In a 1951 letter to his editor, while explaining his Silmarillion, J.R.R. Tolkien writes: “As far as all this has symbolical or allegorical significance, Light is such a primeval symbol in the nature of the Universe, that it can hardly be analysed. The Light of Valinor (derived from light before any fall) is the light … Continue reading 5 Japanese Movies Filmed in the Spirit of Junichirō Tanizaki’s Beautiful Essay “In Praise of Shadows”
Earlier this year, I wrote an article about this very film, “Last Breaths of Christendom in the Land of the Rising Son”, emphasizing the role of the Japanese state (Tokugawa Shogunate) and the Hobbesian reading which implies that the state proscribes the teachings and religions practiced by the populace; in this case the state religion … Continue reading Silence (Martin Scorsese, 2016) “The Dark Night of the Soul”
For the second part of the list dealing with the films based on the Brothers Grimm fairy tales, with a focus on the fairy tale Red Riding Hood, I chose a Japanese animated film "Jin-Roh: The Wolf Brigade" and a surrealist Czechoslovakian film "Valerie and Her Week of Wonders", films which deal with this fairy tale in an extraordinary way...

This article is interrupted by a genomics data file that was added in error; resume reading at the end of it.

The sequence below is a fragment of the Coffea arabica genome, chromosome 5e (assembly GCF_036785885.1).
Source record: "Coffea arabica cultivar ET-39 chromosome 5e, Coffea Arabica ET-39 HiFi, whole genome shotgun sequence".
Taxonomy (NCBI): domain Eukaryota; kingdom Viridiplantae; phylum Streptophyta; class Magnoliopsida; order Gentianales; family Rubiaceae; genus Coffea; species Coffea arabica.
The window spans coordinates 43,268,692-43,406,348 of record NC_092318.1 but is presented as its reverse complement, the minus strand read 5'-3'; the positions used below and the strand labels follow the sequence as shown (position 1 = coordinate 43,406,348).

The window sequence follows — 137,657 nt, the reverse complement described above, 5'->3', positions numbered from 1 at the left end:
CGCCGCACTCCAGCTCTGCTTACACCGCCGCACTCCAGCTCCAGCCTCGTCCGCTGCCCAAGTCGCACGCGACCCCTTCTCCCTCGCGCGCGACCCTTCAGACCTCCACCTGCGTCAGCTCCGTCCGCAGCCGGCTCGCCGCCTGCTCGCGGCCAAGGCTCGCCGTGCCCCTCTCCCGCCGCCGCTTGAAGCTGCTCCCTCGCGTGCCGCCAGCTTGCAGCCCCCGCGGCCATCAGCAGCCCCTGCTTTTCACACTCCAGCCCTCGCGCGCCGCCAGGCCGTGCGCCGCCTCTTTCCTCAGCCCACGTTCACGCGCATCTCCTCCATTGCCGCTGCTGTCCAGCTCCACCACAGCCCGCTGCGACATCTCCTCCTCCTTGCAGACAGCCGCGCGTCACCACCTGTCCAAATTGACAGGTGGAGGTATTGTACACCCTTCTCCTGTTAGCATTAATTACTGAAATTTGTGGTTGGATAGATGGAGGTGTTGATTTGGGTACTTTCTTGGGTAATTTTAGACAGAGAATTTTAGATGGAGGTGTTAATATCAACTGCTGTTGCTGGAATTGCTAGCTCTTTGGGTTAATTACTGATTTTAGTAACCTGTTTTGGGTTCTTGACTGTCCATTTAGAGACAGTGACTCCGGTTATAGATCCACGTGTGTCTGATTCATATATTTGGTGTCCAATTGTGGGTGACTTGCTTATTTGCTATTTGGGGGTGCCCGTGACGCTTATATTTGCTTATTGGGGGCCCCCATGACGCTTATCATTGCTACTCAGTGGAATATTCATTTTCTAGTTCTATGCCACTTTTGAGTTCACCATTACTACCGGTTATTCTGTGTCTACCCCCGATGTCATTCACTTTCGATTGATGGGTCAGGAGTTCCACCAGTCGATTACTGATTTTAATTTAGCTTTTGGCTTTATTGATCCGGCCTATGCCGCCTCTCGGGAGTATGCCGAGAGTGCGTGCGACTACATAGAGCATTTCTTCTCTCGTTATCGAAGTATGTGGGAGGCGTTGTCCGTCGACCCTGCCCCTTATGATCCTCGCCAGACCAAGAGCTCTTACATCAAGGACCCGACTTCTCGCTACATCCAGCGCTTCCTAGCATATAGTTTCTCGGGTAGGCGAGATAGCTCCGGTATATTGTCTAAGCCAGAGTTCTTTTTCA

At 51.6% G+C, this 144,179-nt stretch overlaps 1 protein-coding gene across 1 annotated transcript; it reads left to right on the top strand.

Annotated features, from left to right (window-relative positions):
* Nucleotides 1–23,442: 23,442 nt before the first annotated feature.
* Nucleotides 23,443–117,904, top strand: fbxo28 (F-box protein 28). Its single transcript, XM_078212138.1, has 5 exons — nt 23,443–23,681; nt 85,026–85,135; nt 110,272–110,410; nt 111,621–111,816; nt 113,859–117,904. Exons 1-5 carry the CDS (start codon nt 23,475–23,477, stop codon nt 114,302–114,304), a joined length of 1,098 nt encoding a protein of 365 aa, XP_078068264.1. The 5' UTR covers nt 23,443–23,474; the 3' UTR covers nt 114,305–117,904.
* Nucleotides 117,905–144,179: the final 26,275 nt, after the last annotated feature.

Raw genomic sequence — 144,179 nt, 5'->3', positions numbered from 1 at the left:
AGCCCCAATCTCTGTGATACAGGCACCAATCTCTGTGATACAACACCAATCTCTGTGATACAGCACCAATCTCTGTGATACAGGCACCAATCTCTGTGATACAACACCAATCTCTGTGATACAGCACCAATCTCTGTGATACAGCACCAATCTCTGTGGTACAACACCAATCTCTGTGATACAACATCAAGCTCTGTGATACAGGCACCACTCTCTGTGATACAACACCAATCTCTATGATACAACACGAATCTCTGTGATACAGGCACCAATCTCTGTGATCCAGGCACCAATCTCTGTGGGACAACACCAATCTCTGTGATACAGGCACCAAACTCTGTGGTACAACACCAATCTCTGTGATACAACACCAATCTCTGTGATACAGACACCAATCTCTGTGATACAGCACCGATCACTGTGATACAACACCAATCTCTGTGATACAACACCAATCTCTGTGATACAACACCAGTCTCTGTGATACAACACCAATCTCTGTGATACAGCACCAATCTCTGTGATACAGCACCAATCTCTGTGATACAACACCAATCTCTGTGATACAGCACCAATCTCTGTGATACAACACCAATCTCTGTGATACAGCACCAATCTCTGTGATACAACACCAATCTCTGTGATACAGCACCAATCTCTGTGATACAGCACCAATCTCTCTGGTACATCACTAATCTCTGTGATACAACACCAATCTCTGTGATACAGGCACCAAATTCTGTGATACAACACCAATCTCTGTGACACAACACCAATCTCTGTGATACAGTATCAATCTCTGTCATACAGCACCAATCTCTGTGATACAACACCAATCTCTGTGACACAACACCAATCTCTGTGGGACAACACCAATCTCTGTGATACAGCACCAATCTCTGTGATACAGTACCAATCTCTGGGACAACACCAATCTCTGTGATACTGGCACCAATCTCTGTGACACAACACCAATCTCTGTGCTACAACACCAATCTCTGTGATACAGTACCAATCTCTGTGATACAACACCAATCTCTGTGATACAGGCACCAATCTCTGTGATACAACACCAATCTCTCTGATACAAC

I tried to show the collapse of the Japanese family system through showing children growing up. Yasujirô Ozu Ozu’s post-war work, during the time when he made his most memorable films, is characterized by the same theme which is presented over and over. In his own words, he presents the “collapse of the Japanese family … Continue reading In Yasujirô Ozu’s Words: The Change of Seasons
Kenji Mizoguchi's Sanshô dayû is based on a folk tale taking place in the Heian period; Chinese and Buddhist influence, as well as the one of the Imperial power were at their summit. Mizoguchi is one of the greatest Japanese directors who created during the period of Japanese cinema which may very well be called its … Continue reading Mizoguchi’s “Sansho the Baillif”: Karl Marx in Heian Japan
Masaki Kobayashi’s Harakiri belongs to the jidaigeki genre (period piece). It follows the period shortly after the battle at Sekigahara and the establishemnt of the Tokugawa shogunate (1630). The film begins with a short exposition by the official of House Iyi, who talks about the everyday life of the samurai warlord. It is a perspective … Continue reading Bloody Code in the Classic of Japanese Cinema “Harakiri”